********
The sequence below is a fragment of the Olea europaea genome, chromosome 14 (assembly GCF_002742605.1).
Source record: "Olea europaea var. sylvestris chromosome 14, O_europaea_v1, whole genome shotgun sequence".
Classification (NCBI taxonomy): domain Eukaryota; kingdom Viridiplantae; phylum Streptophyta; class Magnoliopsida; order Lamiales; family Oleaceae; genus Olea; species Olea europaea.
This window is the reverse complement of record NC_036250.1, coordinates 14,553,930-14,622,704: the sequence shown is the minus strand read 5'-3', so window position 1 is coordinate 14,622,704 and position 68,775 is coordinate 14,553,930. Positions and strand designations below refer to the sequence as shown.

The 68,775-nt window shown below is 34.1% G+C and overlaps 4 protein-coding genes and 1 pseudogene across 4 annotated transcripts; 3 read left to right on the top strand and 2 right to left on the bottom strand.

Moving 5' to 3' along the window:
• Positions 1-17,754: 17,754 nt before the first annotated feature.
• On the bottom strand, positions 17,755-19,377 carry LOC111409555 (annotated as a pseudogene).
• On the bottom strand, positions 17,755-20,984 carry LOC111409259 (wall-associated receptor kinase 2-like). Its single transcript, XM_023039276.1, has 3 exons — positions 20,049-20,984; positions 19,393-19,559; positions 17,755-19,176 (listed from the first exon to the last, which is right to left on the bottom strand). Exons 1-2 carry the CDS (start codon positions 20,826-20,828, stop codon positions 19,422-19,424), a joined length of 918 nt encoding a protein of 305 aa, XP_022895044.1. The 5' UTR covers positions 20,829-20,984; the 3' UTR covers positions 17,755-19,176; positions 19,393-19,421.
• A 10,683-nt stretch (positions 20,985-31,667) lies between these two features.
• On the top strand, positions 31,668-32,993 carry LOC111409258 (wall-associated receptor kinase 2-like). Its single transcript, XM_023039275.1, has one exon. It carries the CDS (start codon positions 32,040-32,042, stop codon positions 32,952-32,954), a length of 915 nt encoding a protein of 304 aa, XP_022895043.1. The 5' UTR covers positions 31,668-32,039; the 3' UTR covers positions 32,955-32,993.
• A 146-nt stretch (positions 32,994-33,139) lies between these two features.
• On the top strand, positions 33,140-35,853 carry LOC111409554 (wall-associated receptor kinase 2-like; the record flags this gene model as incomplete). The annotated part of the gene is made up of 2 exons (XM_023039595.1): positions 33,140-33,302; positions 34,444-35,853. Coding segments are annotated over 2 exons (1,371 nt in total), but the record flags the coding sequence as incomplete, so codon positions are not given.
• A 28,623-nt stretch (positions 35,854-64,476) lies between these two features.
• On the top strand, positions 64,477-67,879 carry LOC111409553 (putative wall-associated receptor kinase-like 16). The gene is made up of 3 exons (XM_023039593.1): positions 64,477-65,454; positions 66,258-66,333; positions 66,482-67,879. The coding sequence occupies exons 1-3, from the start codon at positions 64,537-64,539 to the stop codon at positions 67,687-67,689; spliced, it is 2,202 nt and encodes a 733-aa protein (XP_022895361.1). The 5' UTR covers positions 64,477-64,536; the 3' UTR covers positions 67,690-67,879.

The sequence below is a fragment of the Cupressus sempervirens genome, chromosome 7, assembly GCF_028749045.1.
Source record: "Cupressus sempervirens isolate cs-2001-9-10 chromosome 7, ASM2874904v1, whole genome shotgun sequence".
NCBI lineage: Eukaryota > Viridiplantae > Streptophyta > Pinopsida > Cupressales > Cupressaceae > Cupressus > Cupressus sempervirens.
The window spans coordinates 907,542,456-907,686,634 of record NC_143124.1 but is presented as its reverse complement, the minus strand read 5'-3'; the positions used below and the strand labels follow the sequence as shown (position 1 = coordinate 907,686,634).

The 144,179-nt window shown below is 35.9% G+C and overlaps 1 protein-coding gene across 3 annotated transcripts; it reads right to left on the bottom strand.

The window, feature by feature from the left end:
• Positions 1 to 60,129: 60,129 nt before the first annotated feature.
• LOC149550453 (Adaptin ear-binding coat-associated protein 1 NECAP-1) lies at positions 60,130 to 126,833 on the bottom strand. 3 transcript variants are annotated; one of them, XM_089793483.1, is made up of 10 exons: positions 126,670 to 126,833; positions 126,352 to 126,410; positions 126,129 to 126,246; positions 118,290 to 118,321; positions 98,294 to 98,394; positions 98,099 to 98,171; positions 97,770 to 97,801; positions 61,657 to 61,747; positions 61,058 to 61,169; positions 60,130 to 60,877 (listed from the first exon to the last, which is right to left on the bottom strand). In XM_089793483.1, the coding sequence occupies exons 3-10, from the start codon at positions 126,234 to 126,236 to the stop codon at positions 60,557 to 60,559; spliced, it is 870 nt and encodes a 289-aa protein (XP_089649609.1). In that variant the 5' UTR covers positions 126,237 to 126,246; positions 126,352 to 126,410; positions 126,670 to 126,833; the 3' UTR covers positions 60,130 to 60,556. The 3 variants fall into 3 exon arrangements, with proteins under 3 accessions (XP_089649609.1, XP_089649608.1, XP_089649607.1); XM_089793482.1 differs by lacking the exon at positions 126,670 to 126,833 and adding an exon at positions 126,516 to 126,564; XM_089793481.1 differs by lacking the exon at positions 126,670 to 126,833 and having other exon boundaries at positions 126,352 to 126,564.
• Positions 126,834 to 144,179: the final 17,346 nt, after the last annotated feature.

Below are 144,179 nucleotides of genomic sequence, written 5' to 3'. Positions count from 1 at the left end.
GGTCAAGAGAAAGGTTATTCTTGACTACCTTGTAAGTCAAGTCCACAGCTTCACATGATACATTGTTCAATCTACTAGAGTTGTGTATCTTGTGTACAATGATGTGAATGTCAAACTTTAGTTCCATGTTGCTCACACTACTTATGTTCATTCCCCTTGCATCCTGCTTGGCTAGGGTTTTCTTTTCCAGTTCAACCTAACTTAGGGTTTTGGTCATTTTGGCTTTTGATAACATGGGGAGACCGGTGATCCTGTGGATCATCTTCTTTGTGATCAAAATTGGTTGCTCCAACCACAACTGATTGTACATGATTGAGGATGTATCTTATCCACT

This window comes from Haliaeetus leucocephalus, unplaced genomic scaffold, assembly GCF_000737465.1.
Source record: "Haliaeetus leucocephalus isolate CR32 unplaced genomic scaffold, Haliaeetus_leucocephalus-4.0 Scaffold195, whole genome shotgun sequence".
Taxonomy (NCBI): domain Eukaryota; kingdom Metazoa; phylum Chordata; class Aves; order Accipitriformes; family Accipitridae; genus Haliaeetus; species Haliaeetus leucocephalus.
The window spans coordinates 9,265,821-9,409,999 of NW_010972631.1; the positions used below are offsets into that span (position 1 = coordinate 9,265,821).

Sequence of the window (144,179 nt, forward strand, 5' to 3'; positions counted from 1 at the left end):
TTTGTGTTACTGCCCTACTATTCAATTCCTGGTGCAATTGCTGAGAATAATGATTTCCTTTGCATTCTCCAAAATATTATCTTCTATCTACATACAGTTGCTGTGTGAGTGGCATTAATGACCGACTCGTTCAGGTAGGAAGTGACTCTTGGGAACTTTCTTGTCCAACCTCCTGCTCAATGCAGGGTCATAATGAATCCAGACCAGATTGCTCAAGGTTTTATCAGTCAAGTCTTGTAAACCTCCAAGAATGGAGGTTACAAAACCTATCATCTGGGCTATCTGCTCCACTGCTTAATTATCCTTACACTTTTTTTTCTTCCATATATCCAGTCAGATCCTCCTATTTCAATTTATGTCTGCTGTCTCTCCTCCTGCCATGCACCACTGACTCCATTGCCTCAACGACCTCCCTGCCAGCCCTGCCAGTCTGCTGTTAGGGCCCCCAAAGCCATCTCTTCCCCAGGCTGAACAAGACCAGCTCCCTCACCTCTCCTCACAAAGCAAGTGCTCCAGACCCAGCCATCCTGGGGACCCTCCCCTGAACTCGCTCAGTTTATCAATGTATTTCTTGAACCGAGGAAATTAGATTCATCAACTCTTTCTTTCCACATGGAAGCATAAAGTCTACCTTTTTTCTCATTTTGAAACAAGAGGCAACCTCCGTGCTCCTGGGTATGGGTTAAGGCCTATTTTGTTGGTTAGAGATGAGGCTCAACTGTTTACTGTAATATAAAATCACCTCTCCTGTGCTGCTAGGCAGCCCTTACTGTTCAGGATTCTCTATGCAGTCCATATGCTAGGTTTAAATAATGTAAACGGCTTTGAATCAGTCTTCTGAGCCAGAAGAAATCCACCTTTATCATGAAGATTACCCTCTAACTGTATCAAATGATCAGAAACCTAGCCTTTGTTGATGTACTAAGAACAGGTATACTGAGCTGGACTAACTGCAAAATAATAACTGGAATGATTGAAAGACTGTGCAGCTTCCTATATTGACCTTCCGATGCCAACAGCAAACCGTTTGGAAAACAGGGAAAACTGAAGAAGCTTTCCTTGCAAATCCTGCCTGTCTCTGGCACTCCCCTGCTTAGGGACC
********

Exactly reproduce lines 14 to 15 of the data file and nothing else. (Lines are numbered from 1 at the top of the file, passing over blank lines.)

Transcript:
• A 28,623-nt stretch (positions 35,854-64,476) lies between these two features.
• On the top strand, positions 64,477-67,879 carry LOC111409553 (putative wall-associated receptor kinase-like 16). The gene is made up of 3 exons (XM_023039593.1): positions 64,477-65,454; positions 66,258-66,333; positions 66,482-67,879. The coding sequence occupies exons 1-3, from the start codon at positions 64,537-64,539 to the stop codon at positions 67,687-67,689; spliced, it is 2,202 nt and encodes a 733-aa protein (XP_022895361.1). The 5' UTR covers positions 64,477-64,536; the 3' UTR covers positions 67,690-67,879.